Images Importance of Rice | Causes| Actions | Conclusion
  23. Extreme weather events Typhoons Drought Importance of Rice | Causes|

    Actions | Conclusion
  24. Extreme weather events Flooding IRRI Images Importance of Rice |

    Causes| Actions | Conclusion
  25. Heat stress This map shows the frequency of years wherein

    temperature is too high during the reproductive to maturity stages from 1983-2011. A. Laborte, IRRI Importance of Rice | Causes| Actions | Conclusion
  26. Actions Importance of Rice | Causes| Actions | Conclusion

  27. Development of new varieties Flooding Salinity Disease Drought IRRI Images

    Importance of Rice | Causes| Actions | Conclusion
  28. Exclusion Australia – Department of Agriculture Fisheries and Forestry (DAFF)

    maintains a website: http://www.daff.gov.au/aqis/avm/military/cleani ng-requirements UNCONTROLLED IF PRINTED 5-2 Exterior of Vehicle 5.3 The cleaning instructions for the Land Rover 4x4’s exterior, as illustrated in Figure 5–1, include the points detailed in Table 5–1. 1 2 3 4 5 7 6 8 Figure 5–1: Land Rover 4x4’s Exterior Table 5–1: Cleaning Instructions for the Land Rover 4x4’s Exterior Serial Comments or Tasks Technical Time (hours) 1 Remove canopy and bows and clean with pressure washer. Clean the hollow sections of the canopy bows by using flushing water through the tubes with a pressure washer. CES and clean. 2 Remove the side flares for cleaning. 0.5 3 Remove the CES and clean. Ensure the hold down brackets and the nylon straps and buckle loops are separated and cleaned. 4 Remove the grill and high-pressure air or pick clean the radiator to ensure there are no seed or insect debris embedded. Inspect behind number plate and tactical signage and flush hollow tubing on brush guard. 5 Damaged lights or where light seals are compromised are to be removed and cleaned of all soil, plant or insect matter. 0.5 6 Remove the mudflaps and clean. If damaged dispose of in accordance with AQIS instructions. 7 If vehicle is fitted with a winch, remove and clean the winch rope. Clean the winch drum. Ensure winch propeller shafts, uni joints, and pillow block bearing are clean and free from dirt, dust, plant and insect material. 2.5 8 Flush out behind mirrors – damaged mirrors are to be removed. 9 If fitted, remove tread plates on top of front mudguards to facilitate cleaning. http://www.defence.gov.au/jlc/Documents/Cleaning%20Manual/05.pdf Importance of Rice | Causes| Actions | Conclusion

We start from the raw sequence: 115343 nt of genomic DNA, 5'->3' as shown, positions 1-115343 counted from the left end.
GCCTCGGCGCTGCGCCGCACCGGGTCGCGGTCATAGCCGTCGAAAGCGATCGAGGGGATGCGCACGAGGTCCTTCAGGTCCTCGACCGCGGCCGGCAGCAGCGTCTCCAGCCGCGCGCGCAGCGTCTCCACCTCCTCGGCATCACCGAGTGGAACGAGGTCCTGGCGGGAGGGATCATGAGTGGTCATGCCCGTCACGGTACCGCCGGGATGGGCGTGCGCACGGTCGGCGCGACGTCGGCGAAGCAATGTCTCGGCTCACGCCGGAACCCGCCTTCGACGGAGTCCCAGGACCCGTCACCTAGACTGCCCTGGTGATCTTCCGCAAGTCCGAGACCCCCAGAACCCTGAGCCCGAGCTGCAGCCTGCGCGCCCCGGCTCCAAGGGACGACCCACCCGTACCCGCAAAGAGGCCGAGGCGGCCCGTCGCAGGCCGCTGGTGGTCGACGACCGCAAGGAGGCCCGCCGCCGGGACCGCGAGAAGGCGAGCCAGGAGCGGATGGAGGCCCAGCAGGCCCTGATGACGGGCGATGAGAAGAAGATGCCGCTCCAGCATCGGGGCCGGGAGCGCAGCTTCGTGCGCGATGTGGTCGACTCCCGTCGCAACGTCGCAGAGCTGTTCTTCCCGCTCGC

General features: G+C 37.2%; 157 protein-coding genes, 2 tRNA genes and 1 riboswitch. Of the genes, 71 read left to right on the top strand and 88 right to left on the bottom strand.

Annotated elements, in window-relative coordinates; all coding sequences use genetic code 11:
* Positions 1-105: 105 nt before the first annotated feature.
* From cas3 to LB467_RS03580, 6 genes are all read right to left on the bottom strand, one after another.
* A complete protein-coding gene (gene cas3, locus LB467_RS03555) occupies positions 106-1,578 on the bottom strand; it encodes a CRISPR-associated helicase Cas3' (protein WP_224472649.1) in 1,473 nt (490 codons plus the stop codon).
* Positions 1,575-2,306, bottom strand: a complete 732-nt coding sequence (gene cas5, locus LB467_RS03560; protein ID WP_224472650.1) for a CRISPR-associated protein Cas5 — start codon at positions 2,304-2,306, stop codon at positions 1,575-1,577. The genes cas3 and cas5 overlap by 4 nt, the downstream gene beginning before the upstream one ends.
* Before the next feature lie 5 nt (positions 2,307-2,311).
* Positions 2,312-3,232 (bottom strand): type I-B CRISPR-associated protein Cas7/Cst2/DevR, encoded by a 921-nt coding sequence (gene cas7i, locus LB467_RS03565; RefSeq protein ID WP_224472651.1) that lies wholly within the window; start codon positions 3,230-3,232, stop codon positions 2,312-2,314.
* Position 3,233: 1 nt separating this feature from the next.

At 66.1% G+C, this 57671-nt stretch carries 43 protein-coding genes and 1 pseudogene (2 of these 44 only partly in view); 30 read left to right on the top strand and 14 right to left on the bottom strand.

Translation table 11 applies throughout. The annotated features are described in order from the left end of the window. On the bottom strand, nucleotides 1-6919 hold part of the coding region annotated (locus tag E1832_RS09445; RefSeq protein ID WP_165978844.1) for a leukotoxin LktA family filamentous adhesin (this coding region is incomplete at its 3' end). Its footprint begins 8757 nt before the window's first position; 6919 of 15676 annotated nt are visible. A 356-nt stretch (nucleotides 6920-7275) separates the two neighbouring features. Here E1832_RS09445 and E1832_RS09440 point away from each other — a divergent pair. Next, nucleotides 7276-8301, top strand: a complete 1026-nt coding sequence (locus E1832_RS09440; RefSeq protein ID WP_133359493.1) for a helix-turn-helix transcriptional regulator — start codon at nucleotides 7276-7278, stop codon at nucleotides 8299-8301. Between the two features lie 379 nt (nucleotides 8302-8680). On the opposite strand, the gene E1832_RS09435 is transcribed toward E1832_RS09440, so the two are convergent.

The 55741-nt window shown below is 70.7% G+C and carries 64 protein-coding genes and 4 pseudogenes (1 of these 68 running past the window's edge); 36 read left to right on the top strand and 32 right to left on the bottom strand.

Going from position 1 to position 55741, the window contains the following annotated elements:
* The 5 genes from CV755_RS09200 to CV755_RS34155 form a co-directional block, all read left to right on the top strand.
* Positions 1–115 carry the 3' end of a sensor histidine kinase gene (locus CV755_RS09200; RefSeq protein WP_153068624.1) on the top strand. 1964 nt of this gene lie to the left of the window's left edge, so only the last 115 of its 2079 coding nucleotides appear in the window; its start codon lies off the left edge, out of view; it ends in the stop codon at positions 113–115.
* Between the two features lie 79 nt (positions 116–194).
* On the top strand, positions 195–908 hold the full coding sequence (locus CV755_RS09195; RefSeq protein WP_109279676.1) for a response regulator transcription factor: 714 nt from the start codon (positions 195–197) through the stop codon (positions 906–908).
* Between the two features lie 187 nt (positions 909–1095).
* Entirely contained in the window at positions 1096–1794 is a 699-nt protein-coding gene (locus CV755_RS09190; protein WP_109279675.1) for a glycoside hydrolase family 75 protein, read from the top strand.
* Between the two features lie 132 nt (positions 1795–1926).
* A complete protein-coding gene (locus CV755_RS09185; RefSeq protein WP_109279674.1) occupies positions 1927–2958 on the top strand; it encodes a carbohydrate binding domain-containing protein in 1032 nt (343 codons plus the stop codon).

29. Conclusion Importance of Rice | Causes| Actions | Conclusion

  30. Conclusion Rice • Plant pathogens • Insects • Weeds •

    Natural disasters Importance of Rice | Causes| Actions | Conclusion
  31. Conclusion Rice • Staple crop • 90% is grown in

    Asia • 1/5 of the world’s population depends on it for livelyhood Importance of Rice | Causes| Actions | Conclusion
  32. Thank you for your kind attention Questions? Discussion.